A tale of two Patent Era Brighams Part II

Part II of this post is another Patent Era Brigham that was in the same lot as the first. This one peiked my curiosity as well as it was accompanied by a Company Brochure as well.

We established that Brigham didn’t move to 121 King St until 1954. This second pipe I’m going to estimate is from 1955, the last of the patent era pipes. The other curious matter is the shape. Stamped as shape (288), however; there is no reference to this a panelled billiard being available in either Brochure, and in the 1950’s how else would you know you could get one unless you shopped in person. Perhaps this was a shape only available “in store”.

Another noticeable difference is the addition of more pipe grades. Brigham reportedly added grades from the 40’s -60’s. The previous Patent Era Brochure only offered 1-5 Pin grade options. In this brochure we can see the addition of an “Executive” and “Director” grade.

Pipes now came in grades 1-6 Pin with the “Executive” grade, a vertical 3 pin, now a total of 7 grades for Brigham. The patent era “Special Grain”, previously the 4 dot pipe, is now the 5 Dot pipe and the “Straight Grain’ is now a 6 dot, their highest grade. You can find more about Brigham Pipes history and grading here—-> Brigham Pipes – A Closer Look at Dots, Dates and Markings. Now on to the restoration.

First Impressions

This pipe is a Patent Era Panelled Billiard, it’s a modest sized pipe stamped (288) CAN PAT 372982 with the thin script Brigham stamp. There was not a lot of carbon buildup in the tobacco chamber, but there was some carbon buildup on the rim. Both issues would be simple to remedy. The stem was oxidized but that too would be a routine cleanup with a bath in the deoxidizer.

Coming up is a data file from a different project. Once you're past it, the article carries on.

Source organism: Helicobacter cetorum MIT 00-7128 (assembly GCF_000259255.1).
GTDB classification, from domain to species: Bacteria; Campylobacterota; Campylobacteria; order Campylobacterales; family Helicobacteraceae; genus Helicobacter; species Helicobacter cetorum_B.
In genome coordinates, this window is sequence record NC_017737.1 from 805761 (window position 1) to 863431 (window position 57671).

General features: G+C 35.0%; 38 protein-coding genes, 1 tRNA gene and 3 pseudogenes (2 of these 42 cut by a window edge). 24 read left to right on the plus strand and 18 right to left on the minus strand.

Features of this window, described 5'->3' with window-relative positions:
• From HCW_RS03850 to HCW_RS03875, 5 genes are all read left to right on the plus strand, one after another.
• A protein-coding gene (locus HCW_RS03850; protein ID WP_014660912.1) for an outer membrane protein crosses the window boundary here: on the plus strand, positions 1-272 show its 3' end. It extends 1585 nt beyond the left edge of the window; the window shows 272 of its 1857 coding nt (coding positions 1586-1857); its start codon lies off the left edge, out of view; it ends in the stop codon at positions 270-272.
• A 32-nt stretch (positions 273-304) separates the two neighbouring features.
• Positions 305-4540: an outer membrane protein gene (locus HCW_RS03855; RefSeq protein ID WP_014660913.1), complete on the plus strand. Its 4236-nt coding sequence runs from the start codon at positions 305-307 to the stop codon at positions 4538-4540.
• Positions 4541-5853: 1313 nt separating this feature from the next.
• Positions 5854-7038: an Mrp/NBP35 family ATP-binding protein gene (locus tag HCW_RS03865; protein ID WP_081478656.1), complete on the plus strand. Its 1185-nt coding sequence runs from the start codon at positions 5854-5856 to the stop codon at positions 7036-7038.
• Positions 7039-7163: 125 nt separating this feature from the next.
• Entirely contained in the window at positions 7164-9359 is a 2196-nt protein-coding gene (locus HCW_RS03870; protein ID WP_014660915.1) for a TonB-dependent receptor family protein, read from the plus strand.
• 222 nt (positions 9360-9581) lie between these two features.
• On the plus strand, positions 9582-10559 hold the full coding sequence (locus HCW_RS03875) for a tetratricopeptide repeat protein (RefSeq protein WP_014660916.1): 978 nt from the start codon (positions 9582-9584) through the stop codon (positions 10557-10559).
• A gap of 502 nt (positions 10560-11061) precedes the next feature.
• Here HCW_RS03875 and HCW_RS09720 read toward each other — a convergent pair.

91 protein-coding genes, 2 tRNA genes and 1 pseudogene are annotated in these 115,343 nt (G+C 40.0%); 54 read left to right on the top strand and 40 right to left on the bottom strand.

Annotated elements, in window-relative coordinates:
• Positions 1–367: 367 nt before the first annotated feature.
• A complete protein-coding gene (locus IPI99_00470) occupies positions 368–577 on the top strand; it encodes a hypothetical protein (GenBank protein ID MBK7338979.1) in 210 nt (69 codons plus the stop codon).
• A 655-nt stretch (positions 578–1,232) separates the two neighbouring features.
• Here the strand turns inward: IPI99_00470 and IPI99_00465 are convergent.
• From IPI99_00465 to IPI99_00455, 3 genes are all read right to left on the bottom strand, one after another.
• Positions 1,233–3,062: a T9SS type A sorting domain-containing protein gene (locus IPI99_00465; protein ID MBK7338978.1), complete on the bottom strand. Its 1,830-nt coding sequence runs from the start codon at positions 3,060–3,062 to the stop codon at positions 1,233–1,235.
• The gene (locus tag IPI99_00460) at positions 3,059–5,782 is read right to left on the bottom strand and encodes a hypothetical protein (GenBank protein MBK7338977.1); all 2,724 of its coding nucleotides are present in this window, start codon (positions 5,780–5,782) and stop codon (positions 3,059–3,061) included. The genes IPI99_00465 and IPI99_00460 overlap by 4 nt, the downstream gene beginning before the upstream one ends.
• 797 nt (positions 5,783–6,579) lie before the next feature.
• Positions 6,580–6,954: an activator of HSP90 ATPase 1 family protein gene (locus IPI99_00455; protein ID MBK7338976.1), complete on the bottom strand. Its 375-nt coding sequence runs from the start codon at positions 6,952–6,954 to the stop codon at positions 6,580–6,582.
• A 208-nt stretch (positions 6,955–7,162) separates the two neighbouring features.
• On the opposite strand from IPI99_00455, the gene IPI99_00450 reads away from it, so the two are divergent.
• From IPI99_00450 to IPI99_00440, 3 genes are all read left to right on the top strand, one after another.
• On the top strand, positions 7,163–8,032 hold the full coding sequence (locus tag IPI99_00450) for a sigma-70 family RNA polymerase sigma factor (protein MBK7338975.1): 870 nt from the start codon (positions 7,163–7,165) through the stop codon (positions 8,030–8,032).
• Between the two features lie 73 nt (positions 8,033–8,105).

The big issue that this pipe had was only discovered when I attempted to inspect the Brigham tenon and found the stem was seized in the mortise. Any torque I put on the stem was too much stress on the shank of the pipe and would have broken it. I suspected that the aluminum tenon had begun to corrode which is why it wouldn’t budge. This will be a little more complicated to troubleshoot. I’m going to skip over some of the early steps as you can see the carbon removal process in the previous post. I’m going to skip ahead to the stem issue.

Stem Removal and Repair

I tried several methods to coax the stem free with no success (heat, cold, alcohol), nothing worked. My last strategy is to heat the vulcanite, remove the pin securing the tenon in place and pulling the vulcanite away from the aluminum tenon. If successful, I’m hoping the tenon is intact and not decomposed in the vulcanite stem.